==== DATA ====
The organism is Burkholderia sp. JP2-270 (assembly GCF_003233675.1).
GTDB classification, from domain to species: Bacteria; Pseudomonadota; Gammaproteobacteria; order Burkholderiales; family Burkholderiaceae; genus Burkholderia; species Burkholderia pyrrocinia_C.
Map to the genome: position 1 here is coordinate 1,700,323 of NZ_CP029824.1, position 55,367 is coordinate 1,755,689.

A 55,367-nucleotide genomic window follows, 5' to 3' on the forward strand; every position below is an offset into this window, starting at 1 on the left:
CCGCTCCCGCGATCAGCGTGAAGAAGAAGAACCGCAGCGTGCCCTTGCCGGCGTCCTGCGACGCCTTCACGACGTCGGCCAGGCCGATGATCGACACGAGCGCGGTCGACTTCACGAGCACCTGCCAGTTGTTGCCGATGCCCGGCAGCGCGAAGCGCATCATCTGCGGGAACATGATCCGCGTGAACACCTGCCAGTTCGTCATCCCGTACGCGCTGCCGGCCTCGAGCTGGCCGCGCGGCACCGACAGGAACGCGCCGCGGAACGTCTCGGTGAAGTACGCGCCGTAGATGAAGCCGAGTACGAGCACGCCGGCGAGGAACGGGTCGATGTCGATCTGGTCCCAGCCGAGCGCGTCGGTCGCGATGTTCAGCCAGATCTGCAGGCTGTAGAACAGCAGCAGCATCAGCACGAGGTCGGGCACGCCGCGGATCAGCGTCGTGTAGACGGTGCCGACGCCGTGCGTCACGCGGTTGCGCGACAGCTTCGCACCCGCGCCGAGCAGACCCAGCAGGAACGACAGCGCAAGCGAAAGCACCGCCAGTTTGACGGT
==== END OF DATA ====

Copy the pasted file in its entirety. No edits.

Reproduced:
The organism is Burkholderia sp. JP2-270 (assembly GCF_003233675.1).
GTDB classification, from domain to species: Bacteria; Pseudomonadota; Gammaproteobacteria; order Burkholderiales; family Burkholderiaceae; genus Burkholderia; species Burkholderia pyrrocinia_C.
Map to the genome: position 1 here is coordinate 1,700,323 of NZ_CP029824.1, position 55,367 is coordinate 1,755,689.

A 55,367-nucleotide genomic window follows, 5' to 3' on the forward strand; every position below is an offset into this window, starting at 1 on the left:
CCGCTCCCGCGATCAGCGTGAAGAAGAAGAACCGCAGCGTGCCCTTGCCGGCGTCCTGCGACGCCTTCACGACGTCGGCCAGGCCGATGATCGACACGAGCGCGGTCGACTTCACGAGCACCTGCCAGTTGTTGCCGATGCCCGGCAGCGCGAAGCGCATCATCTGCGGGAACATGATCCGCGTGAACACCTGCCAGTTCGTCATCCCGTACGCGCTGCCGGCCTCGAGCTGGCCGCGCGGCACCGACAGGAACGCGCCGCGGAACGTCTCGGTGAAGTACGCGCCGTAGATGAAGCCGAGTACGAGCACGCCGGCGAGGAACGGGTCGATGTCGATCTGGTCCCAGCCGAGCGCGTCGGTCGCGATGTTCAGCCAGATCTGCAGGCTGTAGAACAGCAGCAGCATCAGCACGAGGTCGGGCACGCCGCGGATCAGCGTCGTGTAGACGGTGCCGACGCCGTGCGTCACGCGGTTGCGCGACAGCTTCGCACCCGCGCCGAGCAGACCCAGCAGGAACGACAGCGCAAGCGAAAGCACCGCCAGTTTGACGGT